“My dependence on alcohol fueled my poor choices.”
I started in the prison system when I was 18, serving at different times for various offenses. My dependence on alcohol fueled my poor choices.
I had just been released after a nine-month stretch when I first came to Deseret Industries (DI). I worked hard while at work, but I was still struggling with my addiction. I had a serious relapse and was sent back to jail for a six-month stretch for a DUI. This was when I hit my lowest point, my rock bottom. Sitting in that jail, I felt so bad that I had disappointed everyone. I was determined that if I had another chance, I would turn my life around.
The judge saw something worth saving in me and released me to the community to return to work at DI. I wanted to prove that I was worthy of this trust by working hard wherever I was assigned. I began attending support groups. I stayed focused on my future and didn’t dwell on the past.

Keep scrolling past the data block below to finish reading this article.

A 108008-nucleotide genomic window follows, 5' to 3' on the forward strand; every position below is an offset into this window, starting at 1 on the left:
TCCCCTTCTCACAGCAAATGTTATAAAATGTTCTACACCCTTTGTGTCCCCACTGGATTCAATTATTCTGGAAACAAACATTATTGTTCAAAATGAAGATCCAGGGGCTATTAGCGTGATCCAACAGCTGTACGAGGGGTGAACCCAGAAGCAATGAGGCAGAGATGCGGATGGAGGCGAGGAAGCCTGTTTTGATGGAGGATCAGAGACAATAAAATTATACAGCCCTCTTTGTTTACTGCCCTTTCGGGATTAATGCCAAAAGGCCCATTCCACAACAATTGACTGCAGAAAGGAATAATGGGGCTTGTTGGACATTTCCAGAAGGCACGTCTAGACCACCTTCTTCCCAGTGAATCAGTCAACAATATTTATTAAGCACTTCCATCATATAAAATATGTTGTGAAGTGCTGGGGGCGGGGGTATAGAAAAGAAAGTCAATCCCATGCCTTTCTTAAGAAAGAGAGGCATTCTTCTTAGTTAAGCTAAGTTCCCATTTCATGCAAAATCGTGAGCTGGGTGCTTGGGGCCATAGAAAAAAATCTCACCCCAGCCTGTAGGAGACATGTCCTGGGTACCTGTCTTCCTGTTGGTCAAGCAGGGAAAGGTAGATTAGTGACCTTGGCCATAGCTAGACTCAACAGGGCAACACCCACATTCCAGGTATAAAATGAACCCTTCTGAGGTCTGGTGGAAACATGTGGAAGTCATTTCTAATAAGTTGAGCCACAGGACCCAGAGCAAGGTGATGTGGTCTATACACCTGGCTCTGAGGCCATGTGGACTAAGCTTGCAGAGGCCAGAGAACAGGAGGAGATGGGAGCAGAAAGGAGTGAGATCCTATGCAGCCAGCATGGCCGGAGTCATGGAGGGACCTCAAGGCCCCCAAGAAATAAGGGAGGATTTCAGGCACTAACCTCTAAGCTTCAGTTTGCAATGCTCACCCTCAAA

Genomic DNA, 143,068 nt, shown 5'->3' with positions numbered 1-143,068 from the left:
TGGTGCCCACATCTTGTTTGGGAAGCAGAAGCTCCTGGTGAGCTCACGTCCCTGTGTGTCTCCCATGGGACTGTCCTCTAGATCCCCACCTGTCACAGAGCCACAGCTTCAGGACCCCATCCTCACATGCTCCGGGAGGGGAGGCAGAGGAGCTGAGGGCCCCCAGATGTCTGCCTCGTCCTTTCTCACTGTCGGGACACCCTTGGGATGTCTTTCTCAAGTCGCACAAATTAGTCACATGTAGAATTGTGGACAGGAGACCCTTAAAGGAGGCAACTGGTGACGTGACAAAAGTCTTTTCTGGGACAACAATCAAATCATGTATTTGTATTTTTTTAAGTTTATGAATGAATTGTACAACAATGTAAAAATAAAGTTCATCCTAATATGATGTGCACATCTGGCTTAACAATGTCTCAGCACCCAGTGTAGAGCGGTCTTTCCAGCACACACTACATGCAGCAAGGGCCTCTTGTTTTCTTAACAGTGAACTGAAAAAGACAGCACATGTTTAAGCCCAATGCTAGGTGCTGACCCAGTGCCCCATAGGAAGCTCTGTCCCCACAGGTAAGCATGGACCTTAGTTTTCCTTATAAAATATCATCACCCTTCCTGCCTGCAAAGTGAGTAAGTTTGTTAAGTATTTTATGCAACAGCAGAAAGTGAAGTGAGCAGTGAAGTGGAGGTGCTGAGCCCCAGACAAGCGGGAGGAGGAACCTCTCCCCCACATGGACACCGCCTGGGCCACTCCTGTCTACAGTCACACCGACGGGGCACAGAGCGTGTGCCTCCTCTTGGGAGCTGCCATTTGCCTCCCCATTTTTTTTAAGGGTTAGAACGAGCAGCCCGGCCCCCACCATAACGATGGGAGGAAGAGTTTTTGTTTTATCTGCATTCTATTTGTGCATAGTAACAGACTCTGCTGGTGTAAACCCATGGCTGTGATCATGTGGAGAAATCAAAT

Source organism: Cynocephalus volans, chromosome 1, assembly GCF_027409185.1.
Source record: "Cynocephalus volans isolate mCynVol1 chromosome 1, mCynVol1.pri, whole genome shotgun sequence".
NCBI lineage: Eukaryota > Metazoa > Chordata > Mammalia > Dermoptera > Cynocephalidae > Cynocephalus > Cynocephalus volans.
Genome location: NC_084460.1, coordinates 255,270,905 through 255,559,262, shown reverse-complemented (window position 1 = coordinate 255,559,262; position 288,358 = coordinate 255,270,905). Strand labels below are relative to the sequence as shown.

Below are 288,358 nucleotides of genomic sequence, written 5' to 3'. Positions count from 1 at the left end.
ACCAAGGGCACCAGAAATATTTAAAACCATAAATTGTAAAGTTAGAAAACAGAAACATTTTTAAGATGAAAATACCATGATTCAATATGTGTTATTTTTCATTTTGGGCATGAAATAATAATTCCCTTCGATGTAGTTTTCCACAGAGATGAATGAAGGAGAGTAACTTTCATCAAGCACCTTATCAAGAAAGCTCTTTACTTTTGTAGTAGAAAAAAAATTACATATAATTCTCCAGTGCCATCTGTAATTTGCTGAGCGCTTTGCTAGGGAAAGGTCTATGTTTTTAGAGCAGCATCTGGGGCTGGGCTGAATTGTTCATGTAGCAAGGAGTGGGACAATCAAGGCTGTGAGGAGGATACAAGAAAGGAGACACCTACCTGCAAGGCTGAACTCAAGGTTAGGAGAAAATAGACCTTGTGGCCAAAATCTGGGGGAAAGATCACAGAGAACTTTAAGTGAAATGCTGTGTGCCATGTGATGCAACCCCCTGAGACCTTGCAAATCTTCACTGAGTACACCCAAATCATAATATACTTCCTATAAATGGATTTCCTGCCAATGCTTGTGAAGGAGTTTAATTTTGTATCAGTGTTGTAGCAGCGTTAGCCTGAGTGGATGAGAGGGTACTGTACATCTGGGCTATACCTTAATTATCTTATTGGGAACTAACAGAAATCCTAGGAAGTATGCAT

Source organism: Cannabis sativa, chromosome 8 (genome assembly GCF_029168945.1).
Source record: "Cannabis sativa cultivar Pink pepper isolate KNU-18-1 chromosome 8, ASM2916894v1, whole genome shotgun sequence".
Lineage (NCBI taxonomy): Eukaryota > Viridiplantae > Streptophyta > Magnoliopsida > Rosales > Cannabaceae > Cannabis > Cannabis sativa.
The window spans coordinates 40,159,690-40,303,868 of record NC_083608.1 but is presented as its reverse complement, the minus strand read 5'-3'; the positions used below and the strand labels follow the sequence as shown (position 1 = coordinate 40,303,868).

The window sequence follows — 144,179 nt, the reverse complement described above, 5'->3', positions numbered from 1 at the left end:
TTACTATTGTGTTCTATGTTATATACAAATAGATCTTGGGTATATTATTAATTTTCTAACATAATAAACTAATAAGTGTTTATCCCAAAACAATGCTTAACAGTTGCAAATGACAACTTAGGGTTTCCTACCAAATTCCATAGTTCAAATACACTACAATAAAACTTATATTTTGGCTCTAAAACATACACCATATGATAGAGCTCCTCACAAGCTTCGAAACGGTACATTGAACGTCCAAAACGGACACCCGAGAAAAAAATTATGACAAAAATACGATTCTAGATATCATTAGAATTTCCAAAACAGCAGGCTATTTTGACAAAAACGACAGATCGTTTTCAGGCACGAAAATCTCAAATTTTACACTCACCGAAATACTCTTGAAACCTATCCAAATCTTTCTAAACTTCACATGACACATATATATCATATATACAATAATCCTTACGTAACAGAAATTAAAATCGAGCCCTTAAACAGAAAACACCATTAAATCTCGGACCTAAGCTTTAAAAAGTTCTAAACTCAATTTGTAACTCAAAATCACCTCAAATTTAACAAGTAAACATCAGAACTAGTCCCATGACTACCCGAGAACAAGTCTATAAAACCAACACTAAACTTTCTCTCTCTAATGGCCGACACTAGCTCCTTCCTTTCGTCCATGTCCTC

My training at DI included dock work and forklift training. I also learned responsibility and customer service. These skills helped prepare me for my new job at a lumber company. DI helped me with an awesome résumé. I worked for the lumber company for nine months until they lost some important contracts and had to lay me off. I was doing great there and had a flawless record. They were sorry to have had to lay me off. It hit me pretty hard to lose that job. I had just gotten engaged and was worried about finances. My hard work paid off when I found another job just two weeks later. I am now an apprentice, being taught how to set tile. The wages are very good, and I have the opportunity to enter a new trade. I feel like I am in a good place with a promising future.
I am thankful for the second chance I was given. I feel like I have done a complete 180 in my life.
“I feel like I am in a good place with a promising future.”
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